The law of entropy—the second law of thermodynamics—says that things tend toward disorder and decreasing complexity. Doesn't this disprove evolution, since evolution involves increasing order and complexity?
No, it doesn't, and partly because that's not a very good description of the second law of thermodynamics.
Thermodynamics, as the name indicates, has to do with heat and the movement of heat (Thermo - heat; dynamics - movement). Complete entropy is a state where heat has evened out in a system.
To put that in easier words, the energy in the universe is slowly settling down to a state of uniformity. It's best to understand it this way:
Our weather is caused mostly by the differences in heat between various areas of the earth. Warm air and cooler air interact with each other due to transfer of heat and the relative weight of warm and cool air. Cool air falls, warm air rises, cooling air releases moisture, and warming air absorbs it. This constant movement and shifting of heat ensures that we humans always have something to talk about.
If you were to remove the sun from the equation, plus remove any heating from the earth in the way of volcanoes, radioactivity, and warmth of the land and sea, then the air would slowly settle into one temperature. When the temperature evened out, you would have no air movement. Everything would be still. You would have entropy.
The second law of thermodynamics says that in a closed system everything tends toward entropy. You probably could have figured that out on your own. Put a hot object and a cold object in a box that admits zero warmth in or out, and the two objects plus the air in the box will all settle into the same temperature.
You are depending on entropy when you wait for your bowl of soup to become a uniform temperature after you take it out of the microwave.
The second law of thermodynamics is acting on the universe, but don't worry, it will be a very, very long time before it achieves complete entropy.
The law of entropy, however, is not acting on the earth because it is not a closed system. The sun adjusts the heat of the earth every day.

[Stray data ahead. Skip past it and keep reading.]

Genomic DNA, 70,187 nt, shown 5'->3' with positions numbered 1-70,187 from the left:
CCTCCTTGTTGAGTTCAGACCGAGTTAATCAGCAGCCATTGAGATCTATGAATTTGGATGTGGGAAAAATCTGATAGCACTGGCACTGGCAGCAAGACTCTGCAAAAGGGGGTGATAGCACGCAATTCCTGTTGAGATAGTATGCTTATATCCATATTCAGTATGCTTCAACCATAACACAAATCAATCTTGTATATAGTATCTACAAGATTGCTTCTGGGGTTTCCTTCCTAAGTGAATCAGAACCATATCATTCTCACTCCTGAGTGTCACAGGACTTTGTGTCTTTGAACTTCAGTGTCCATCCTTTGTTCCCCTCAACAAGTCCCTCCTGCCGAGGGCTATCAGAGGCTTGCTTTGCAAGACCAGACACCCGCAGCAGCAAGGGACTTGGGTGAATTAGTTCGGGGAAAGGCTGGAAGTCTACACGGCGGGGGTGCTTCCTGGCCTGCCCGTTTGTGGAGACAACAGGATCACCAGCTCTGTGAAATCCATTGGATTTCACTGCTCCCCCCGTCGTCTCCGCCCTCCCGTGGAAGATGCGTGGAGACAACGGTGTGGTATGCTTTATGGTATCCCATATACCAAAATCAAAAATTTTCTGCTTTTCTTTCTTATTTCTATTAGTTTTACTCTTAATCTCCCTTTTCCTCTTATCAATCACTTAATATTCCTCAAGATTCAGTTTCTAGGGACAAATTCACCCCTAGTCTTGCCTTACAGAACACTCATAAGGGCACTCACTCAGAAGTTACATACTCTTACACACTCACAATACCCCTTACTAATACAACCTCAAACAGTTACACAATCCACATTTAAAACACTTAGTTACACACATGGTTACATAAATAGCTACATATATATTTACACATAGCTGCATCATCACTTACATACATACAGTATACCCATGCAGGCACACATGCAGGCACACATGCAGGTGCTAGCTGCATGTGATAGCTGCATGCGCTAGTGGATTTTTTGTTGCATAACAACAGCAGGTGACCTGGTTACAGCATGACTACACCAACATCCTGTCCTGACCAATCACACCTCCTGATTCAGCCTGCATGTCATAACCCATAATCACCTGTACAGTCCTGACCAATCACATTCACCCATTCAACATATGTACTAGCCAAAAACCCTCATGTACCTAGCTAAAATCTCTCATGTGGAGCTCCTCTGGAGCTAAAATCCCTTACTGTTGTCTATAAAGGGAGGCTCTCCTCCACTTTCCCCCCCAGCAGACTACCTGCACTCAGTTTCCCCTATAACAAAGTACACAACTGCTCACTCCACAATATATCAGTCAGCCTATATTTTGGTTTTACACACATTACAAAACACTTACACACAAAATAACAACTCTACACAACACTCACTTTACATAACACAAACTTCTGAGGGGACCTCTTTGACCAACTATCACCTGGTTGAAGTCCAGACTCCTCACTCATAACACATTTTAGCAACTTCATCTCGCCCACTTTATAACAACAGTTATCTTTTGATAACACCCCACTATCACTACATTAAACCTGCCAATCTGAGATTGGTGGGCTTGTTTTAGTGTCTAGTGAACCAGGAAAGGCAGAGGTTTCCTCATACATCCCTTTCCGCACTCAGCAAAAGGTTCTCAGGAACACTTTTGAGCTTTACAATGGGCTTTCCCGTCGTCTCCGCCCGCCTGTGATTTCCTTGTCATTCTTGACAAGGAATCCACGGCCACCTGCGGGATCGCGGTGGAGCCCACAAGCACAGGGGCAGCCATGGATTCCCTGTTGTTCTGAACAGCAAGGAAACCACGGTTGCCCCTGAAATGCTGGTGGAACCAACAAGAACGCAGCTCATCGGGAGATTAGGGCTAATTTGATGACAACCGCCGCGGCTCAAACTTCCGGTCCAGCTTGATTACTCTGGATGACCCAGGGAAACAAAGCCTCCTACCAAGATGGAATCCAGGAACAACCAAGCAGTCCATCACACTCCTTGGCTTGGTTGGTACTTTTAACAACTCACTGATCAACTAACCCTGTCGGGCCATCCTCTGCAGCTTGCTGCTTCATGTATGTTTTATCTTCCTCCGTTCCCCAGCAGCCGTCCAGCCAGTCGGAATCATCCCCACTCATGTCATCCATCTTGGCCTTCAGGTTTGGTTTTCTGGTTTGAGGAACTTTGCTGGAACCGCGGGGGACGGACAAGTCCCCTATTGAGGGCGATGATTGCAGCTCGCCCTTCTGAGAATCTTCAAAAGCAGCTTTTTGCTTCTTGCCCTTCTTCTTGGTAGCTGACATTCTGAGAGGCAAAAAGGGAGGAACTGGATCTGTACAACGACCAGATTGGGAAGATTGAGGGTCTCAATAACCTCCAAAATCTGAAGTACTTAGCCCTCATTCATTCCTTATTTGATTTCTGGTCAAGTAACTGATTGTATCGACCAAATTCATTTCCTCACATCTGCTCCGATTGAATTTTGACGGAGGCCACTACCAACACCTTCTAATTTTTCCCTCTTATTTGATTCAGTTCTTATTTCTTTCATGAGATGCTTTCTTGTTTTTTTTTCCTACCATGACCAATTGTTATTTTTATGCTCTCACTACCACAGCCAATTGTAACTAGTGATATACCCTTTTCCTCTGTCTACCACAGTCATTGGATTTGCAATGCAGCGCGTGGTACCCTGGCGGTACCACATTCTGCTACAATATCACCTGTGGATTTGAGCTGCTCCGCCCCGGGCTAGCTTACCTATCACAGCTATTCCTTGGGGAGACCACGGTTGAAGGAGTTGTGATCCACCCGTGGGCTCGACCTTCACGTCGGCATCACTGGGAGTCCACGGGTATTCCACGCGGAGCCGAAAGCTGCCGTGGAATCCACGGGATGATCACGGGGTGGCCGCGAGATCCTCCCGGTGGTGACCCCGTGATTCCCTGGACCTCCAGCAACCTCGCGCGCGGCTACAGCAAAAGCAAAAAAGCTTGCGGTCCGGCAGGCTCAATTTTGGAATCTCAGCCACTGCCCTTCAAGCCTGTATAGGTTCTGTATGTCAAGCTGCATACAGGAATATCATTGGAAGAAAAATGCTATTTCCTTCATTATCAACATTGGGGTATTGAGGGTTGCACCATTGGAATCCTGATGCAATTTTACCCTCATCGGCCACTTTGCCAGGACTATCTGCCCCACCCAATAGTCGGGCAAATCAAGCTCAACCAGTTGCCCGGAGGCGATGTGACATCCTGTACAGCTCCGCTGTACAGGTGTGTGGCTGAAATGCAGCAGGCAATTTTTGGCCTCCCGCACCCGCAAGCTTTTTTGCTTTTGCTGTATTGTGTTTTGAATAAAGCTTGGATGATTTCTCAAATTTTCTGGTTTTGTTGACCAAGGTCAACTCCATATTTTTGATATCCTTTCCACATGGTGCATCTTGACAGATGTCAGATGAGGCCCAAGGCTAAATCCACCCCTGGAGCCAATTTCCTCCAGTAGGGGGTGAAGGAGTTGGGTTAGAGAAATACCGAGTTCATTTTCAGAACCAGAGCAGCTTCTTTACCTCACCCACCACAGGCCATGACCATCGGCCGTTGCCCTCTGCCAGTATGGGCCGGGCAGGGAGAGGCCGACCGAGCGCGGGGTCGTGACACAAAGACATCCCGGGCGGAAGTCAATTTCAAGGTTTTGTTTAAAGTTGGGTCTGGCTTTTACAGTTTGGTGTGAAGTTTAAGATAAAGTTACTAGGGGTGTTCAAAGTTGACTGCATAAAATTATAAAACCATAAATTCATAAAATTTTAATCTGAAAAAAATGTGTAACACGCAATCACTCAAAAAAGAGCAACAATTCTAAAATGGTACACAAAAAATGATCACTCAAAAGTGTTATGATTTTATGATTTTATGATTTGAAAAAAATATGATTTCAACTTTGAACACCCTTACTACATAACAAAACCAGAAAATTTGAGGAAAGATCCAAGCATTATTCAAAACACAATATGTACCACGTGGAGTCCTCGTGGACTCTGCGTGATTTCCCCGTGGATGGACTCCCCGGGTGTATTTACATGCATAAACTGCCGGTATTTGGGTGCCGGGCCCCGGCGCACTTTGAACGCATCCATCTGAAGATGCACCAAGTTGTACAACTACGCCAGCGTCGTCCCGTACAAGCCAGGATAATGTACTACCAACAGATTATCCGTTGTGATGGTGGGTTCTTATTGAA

So why does the second law of thermodynamics not apply to evolution?
For several reasons.
Even the most staunch young earth creationists believe in evolution and lots of it. The worldwide flood, according to young earth creationists, happened less than 5,000 years ago. In order to have room on the ark for two of every animal, Noah would have had to bring only one species of widely varied animals.
Even if Noah brought one lion, one tiger, one panther and one smaller cat species, you still have to have two additional species of tiger evolve (there are three: bengal, sumatran, and siberian). You also have to evolve numerous other cats like the cheetah, cougar, ocelot, snow leopard, lynx, etc. In fact, the sabre-tooth tiger and Australia's marsupial tiger really need to have been on the ark or evolved since the ark as well.
This is increased diversity, and thus it is decreased entropy. If the second law of thermodynamics really opposed evolution, then even creationists would be sunk, as they need evolution as much as evolutionists do.
In fact, they may need more, as it is harder to produce all the species that have ever been on earth (including dinosaurs, giant sloths, mammoths, etc.) in 5,000 years from the few that could fit on one ship than it is to produce all those species from one ancestor in 4 billion years.
The fact is, though, there is nothing in the second law of thermodynamics that is relevant to evolution, much less that precludes it.